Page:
This is reflected in the number of overhangs, where in 1Q2021, as high as 53% of the total overhang units are contributed by housing products that aimed for M40 households.
In the case of B40 households, since a large portion of their incomes has been devoted to maintain their daily living expenses, and most of them may not be able to spend up to 30% of their income to serve their housing loans, they may not be even financially eligible for an affordable home.
The significance of people’s income in affecting their housing affordability started to surface when the pandemic struck. Right before the pandemic, one can see that median house price had fallen from RM298,000 in 2016 to RM289,646 in 2019; while the median household income had risen from RM5,228 in 2016 to RM5,873 in 2019. This leads to a decline in price-to-income ratio from 4.8 to 4.1, suggesting that housing affordability in the country has generally been improving in the past few years.
However, a drastic drop in household income to RM5,209 during the pandemic, coupled with a moderate increase in house price to RM295,000 in 2020, has caused an increase in price-to-income ratio to 4.7.
Knowing that wages and salaries are hardly to recover in the short period, while the current pace of house price growth could be maintaining due to the increase in development cost; housing affordability will, therefore, continue to stay challenging in the coming years.
Paradigm shift needed
Clearly, blaming property overpricing as the sole culprit of today’s declining housing affordability is oversimplifying the problem. Whenever there is a drop in housing affordability across the board – where the so called “affordable houses” are no longer affordable to the mass people at present – it is an indication that the problem is not only limited to the mismatch of our housing supply-delivery system.
Instead, it is an economic issue that is deeply related to the country’s weak economic performance. If we are opting for a long-term solution to tackle people’s housing affordability, a paradigm shift is needed. We should move away from the approach that simply aims in building more affordable houses, but to emphasise ways to create more jobs, income growth, as well as helping industries and businesses to survive, to grow, and to transform; which are all key drivers in spurring the country’s economy.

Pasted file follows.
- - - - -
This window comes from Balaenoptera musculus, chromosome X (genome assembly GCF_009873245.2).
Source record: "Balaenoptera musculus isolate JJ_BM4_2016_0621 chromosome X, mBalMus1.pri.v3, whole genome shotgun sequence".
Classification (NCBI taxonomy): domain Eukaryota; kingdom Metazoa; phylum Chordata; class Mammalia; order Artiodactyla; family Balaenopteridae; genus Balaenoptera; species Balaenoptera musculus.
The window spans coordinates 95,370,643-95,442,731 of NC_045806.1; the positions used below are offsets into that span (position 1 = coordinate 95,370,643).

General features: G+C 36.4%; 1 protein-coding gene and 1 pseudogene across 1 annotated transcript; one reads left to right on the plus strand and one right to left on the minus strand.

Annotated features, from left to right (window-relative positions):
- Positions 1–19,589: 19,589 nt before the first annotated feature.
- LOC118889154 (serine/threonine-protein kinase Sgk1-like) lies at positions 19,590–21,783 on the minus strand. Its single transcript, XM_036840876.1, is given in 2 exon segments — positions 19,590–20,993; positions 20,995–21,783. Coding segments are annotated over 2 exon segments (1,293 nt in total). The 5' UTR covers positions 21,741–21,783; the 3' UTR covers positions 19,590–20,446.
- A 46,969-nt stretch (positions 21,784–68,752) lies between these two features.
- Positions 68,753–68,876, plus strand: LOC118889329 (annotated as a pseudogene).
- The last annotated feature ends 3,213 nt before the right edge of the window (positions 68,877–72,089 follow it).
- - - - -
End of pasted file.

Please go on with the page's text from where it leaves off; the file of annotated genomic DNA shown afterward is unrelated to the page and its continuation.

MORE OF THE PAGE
Renting more viable
Under the circumstances that households are generally short of cash, and may even need to make unrealistic compromises in other areas of their lives if they intend to commit themselves to serving any housing loan during the recession; renting could be a better option for them to avoid trapping themselves into the phenomena of “house poor” – a situation where housing expenses have become overwhelming due to an unforeseen change in income.
In fact, rents today make a lot more sense than house prices. By studying the price-to-rent ratio for the past decade, one may find that the ratio has been increasing, from 15.73 in 2012 to 27.87 in 2021 (Figure 4); signifying the transition of our property market from a favourable environment for buying a house to a situation where the total cost of homeownership is higher than the total cost of renting.
This is definitely a reflection of the economic hardships caused by the pandemic, but the flatness of rents has been observed for the last few years, even prior to the pandemic, as a result of overbuilding and oversupplying houses. It is just that the current recession is putting additional pressure on the rental market.
Though the number of new housing stock entering the market has dropped in 2020, a glut in the rental market is established, as projects are still gradually adding to completed units.
Inevitably, property investors would have to compete fiercely to attract a limited pool of financially stable tenants, and following the travel restrictions since the virus outbreak, a significantly reduced portion of expatriates, foreign students and local students.
As such, tenants now are in better positions to negotiate prices and this is reflected in a drop in median asking rent prices. However, the other side of the coin is that the country’s property is less attractive as an investment than it was before, given the falling rental yields.
Dr Foo Chee Hung is MKH Bhd manager of product research and development.